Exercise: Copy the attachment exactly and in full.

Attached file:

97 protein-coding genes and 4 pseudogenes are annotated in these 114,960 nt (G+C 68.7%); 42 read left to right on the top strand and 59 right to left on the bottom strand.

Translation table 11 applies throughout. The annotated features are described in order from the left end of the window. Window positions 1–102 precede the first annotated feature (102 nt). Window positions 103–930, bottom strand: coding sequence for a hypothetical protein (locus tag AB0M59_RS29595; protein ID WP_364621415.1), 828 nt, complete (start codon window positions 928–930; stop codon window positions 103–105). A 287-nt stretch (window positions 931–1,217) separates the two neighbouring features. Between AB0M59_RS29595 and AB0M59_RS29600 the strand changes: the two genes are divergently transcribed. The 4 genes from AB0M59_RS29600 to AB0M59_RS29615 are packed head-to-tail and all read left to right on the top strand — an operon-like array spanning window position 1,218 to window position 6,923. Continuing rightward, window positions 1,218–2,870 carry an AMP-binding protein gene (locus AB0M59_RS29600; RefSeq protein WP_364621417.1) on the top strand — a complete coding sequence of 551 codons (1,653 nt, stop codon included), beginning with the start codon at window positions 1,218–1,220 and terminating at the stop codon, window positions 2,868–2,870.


97 protein-coding genes and 4 pseudogenes are annotated in these 114,960 nt (G+C 68.7%); 42 read left to right on the top strand and 59 right to left on the bottom strand.

Translation table 11 applies throughout. The annotated features are described in order from the left end of the window. Window positions 1–102 precede the first annotated feature (102 nt). Window positions 103–930, bottom strand: coding sequence for a hypothetical protein (locus tag AB0M59_RS29595; protein ID WP_364621415.1), 828 nt, complete (start codon window positions 928–930; stop codon window positions 103–105). A 287-nt stretch (window positions 931–1,217) separates the two neighbouring features. Between AB0M59_RS29595 and AB0M59_RS29600 the strand changes: the two genes are divergently transcribed. The 4 genes from AB0M59_RS29600 to AB0M59_RS29615 are packed head-to-tail and all read left to right on the top strand — an operon-like array spanning window position 1,218 to window position 6,923. Continuing rightward, window positions 1,218–2,870 carry an AMP-binding protein gene (locus AB0M59_RS29600; RefSeq protein WP_364621417.1) on the top strand — a complete coding sequence of 551 codons (1,653 nt, stop codon included), beginning with the start codon at window positions 1,218–1,220 and terminating at the stop codon, window positions 2,868–2,870.